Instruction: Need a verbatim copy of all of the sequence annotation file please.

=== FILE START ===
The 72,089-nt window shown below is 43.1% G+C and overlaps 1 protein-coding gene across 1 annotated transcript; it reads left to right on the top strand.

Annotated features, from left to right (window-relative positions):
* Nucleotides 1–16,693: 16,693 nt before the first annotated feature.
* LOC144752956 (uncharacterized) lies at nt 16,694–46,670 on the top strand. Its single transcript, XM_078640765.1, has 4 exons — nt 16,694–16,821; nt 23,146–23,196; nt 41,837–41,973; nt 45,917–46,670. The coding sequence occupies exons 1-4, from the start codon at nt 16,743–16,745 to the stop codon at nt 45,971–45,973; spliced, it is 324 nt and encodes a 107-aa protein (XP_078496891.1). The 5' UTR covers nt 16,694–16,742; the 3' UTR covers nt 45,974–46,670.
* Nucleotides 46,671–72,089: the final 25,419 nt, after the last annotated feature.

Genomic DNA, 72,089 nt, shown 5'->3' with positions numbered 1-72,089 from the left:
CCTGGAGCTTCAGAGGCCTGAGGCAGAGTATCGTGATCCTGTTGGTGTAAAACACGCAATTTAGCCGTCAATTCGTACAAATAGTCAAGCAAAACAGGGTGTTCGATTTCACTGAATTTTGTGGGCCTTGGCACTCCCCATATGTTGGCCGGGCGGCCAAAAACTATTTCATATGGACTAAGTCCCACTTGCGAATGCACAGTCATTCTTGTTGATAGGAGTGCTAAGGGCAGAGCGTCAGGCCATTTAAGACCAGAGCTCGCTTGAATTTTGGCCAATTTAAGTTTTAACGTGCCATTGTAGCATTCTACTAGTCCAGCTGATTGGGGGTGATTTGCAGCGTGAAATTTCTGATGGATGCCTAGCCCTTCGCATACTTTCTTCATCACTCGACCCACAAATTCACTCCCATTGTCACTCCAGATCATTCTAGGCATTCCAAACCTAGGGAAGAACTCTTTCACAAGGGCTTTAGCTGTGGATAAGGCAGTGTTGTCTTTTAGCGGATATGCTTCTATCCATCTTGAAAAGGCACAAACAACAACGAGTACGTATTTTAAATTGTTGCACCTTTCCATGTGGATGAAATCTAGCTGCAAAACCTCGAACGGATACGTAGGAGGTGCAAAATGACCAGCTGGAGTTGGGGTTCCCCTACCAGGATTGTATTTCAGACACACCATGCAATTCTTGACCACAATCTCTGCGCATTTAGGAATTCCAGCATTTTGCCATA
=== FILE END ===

The 72,089-nt window shown below is 43.1% G+C and overlaps 1 protein-coding gene across 1 annotated transcript; it reads left to right on the top strand.

Annotated features, from left to right (window-relative positions):
* Nucleotides 1–16,693: 16,693 nt before the first annotated feature.
* LOC144752956 (uncharacterized) lies at nt 16,694–46,670 on the top strand. Its single transcript, XM_078640765.1, has 4 exons — nt 16,694–16,821; nt 23,146–23,196; nt 41,837–41,973; nt 45,917–46,670. The coding sequence occupies exons 1-4, from the start codon at nt 16,743–16,745 to the stop codon at nt 45,971–45,973; spliced, it is 324 nt and encodes a 107-aa protein (XP_078496891.1). The 5' UTR covers nt 16,694–16,742; the 3' UTR covers nt 45,974–46,670.
* Nucleotides 46,671–72,089: the final 25,419 nt, after the last annotated feature.

Genomic DNA, 72,089 nt, shown 5'->3' with positions numbered 1-72,089 from the left:
CCTGGAGCTTCAGAGGCCTGAGGCAGAGTATCGTGATCCTGTTGGTGTAAAACACGCAATTTAGCCGTCAATTCGTACAAATAGTCAAGCAAAACAGGGTGTTCGATTTCACTGAATTTTGTGGGCCTTGGCACTCCCCATATGTTGGCCGGGCGGCCAAAAACTATTTCATATGGACTAAGTCCCACTTGCGAATGCACAGTCATTCTTGTTGATAGGAGTGCTAAGGGCAGAGCGTCAGGCCATTTAAGACCAGAGCTCGCTTGAATTTTGGCCAATTTAAGTTTTAACGTGCCATTGTAGCATTCTACTAGTCCAGCTGATTGGGGGTGATTTGCAGCGTGAAATTTCTGATGGATGCCTAGCCCTTCGCATACTTTCTTCATCACTCGACCCACAAATTCACTCCCATTGTCACTCCAGATCATTCTAGGCATTCCAAACCTAGGGAAGAACTCTTTCACAAGGGCTTTAGCTGTGGATAAGGCAGTGTTGTCTTTTAGCGGATATGCTTCTATCCATCTTGAAAAGGCACAAACAACAACGAGTACGTATTTTAAATTGTTGCACCTTTCCATGTGGATGAAATCTAGCTGCAAAACCTCGAACGGATACGTAGGAGGTGCAAAATGACCAGCTGGAGTTGGGGTTCCCCTACCAGGATTGTATTTCAGACACACCATGCAATTCTTGACCACAATCTCTGCGCATTTAGGAATTCCAGCATTTTGCCATA